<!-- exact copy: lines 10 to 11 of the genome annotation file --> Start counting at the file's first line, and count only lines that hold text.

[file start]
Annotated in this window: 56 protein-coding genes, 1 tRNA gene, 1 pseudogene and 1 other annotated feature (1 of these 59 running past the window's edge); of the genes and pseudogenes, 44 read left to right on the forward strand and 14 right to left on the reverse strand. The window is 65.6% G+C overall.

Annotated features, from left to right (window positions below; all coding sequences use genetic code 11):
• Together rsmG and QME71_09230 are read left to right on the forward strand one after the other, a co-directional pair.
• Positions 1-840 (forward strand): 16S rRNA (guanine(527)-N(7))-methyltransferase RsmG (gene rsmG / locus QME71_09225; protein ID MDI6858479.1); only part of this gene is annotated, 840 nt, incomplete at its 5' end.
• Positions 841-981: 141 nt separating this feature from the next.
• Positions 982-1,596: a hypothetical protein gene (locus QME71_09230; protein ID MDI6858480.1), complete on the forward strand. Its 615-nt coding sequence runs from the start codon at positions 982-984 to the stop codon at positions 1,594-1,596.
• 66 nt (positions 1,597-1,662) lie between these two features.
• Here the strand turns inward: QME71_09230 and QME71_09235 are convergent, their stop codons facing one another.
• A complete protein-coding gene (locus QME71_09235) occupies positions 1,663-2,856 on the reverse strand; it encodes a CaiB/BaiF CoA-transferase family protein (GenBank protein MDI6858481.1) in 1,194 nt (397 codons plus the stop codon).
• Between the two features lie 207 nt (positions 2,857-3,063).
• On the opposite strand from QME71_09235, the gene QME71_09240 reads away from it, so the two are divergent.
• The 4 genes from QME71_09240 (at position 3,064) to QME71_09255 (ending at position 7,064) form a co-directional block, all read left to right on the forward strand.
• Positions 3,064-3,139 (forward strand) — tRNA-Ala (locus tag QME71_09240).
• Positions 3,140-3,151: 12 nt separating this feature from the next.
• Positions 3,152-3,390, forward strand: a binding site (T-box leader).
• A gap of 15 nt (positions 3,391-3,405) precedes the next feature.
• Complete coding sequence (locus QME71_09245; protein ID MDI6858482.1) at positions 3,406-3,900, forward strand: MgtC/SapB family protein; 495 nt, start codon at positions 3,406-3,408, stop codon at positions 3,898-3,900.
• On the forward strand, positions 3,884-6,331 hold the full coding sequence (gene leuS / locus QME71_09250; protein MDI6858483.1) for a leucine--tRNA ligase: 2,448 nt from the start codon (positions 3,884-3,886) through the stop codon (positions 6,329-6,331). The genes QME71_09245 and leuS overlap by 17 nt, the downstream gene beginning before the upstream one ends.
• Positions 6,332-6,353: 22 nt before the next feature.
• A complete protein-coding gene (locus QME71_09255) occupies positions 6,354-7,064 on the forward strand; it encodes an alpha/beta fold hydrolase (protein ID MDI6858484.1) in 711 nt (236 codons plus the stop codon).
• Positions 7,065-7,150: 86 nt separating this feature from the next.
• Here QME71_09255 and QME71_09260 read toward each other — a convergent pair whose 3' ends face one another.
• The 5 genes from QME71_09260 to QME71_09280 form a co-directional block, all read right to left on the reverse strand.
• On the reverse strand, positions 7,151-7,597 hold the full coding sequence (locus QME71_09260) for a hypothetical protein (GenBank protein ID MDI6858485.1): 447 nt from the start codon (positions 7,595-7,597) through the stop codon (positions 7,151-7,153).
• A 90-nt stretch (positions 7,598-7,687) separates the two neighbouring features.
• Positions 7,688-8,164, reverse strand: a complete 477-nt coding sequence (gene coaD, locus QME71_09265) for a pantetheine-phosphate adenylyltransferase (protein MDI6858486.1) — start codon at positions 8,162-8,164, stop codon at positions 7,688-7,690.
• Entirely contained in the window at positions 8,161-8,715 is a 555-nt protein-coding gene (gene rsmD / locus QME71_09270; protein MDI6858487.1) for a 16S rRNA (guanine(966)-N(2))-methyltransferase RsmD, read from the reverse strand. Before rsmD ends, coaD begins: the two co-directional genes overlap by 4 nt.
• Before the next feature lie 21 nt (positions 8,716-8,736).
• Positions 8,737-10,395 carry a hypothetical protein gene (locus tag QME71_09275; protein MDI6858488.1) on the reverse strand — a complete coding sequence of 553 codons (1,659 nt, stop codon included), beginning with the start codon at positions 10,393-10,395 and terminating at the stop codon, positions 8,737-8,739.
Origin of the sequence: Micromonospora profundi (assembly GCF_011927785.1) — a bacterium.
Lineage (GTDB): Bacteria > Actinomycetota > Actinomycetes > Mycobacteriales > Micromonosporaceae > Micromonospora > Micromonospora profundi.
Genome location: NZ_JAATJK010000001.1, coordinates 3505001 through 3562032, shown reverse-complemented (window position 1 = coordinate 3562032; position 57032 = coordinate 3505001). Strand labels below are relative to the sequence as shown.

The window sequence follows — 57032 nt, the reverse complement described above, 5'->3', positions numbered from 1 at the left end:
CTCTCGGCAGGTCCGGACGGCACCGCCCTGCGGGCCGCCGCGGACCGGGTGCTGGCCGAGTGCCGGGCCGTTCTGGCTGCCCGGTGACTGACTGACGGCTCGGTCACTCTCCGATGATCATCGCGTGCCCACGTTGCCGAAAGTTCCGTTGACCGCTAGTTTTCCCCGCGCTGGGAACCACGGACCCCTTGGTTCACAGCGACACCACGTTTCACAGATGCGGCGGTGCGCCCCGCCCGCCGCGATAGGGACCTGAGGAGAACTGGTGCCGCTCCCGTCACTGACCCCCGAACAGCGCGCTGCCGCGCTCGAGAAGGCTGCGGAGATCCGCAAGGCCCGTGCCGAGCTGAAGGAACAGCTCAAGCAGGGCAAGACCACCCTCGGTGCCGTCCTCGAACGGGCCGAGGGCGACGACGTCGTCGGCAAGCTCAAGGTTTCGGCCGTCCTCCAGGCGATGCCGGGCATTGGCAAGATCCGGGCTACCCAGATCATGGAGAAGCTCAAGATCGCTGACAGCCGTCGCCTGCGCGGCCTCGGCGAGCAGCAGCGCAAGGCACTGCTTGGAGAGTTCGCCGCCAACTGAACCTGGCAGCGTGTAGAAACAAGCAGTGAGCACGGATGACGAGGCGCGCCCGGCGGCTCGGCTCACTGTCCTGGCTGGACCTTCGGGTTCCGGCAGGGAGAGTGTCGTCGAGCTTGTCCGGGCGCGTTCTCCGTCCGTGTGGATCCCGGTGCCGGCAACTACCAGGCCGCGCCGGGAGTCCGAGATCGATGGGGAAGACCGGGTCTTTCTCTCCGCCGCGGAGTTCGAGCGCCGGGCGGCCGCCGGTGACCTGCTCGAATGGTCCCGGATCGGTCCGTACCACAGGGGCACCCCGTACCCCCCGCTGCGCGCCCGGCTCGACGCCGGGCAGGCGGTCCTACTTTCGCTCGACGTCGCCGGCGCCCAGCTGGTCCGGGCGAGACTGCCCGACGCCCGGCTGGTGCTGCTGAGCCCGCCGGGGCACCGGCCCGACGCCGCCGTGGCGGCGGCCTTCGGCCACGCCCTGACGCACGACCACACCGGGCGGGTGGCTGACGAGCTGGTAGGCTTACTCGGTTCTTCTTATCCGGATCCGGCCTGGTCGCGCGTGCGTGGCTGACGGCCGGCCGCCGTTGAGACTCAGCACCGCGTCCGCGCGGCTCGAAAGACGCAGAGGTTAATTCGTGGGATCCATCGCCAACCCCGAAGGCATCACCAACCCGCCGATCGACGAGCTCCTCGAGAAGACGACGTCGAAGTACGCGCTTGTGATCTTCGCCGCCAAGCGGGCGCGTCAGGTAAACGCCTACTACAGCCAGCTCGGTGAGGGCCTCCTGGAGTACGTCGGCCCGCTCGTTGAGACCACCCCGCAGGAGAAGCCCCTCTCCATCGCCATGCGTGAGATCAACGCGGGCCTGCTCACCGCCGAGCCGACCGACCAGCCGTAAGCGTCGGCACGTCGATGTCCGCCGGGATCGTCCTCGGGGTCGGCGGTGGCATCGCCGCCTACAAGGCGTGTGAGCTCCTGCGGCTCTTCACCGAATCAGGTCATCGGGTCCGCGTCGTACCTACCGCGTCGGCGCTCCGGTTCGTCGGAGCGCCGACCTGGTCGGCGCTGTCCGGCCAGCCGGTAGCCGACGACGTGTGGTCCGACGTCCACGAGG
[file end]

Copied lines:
• Between the two features lie 207 nt (positions 2,857-3,063).
• On the opposite strand from QME71_09235, the gene QME71_09240 reads away from it, so the two are divergent.